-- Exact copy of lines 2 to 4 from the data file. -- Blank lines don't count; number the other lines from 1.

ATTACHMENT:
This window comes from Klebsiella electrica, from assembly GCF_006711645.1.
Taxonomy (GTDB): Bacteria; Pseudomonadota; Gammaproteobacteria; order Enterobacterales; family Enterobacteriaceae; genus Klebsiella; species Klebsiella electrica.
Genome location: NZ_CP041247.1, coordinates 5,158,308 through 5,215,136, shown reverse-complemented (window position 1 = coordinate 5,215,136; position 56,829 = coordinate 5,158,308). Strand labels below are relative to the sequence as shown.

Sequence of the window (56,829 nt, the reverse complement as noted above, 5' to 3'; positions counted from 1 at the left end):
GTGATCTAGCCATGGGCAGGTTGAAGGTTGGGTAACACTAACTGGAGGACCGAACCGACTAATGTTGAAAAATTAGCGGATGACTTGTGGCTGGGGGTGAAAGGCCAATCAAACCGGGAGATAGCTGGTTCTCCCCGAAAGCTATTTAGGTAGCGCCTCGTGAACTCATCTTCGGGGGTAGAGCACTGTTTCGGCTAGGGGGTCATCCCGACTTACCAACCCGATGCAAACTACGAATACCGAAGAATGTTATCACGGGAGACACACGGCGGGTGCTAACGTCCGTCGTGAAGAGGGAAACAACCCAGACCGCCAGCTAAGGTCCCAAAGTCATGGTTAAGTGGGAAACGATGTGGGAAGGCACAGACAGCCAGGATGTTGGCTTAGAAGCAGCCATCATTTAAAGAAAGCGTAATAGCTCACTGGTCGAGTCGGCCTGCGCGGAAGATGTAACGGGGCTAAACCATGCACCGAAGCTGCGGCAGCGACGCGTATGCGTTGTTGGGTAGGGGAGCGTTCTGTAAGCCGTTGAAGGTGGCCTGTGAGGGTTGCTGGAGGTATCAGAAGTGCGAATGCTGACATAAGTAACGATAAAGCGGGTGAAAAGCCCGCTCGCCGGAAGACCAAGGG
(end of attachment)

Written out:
Taxonomy (GTDB): Bacteria; Pseudomonadota; Gammaproteobacteria; order Enterobacterales; family Enterobacteriaceae; genus Klebsiella; species Klebsiella electrica.
Genome location: NZ_CP041247.1, coordinates 5,158,308 through 5,215,136, shown reverse-complemented (window position 1 = coordinate 5,215,136; position 56,829 = coordinate 5,158,308). Strand labels below are relative to the sequence as shown.

Sequence of the window (56,829 nt, the reverse complement as noted above, 5' to 3'; positions counted from 1 at the left end):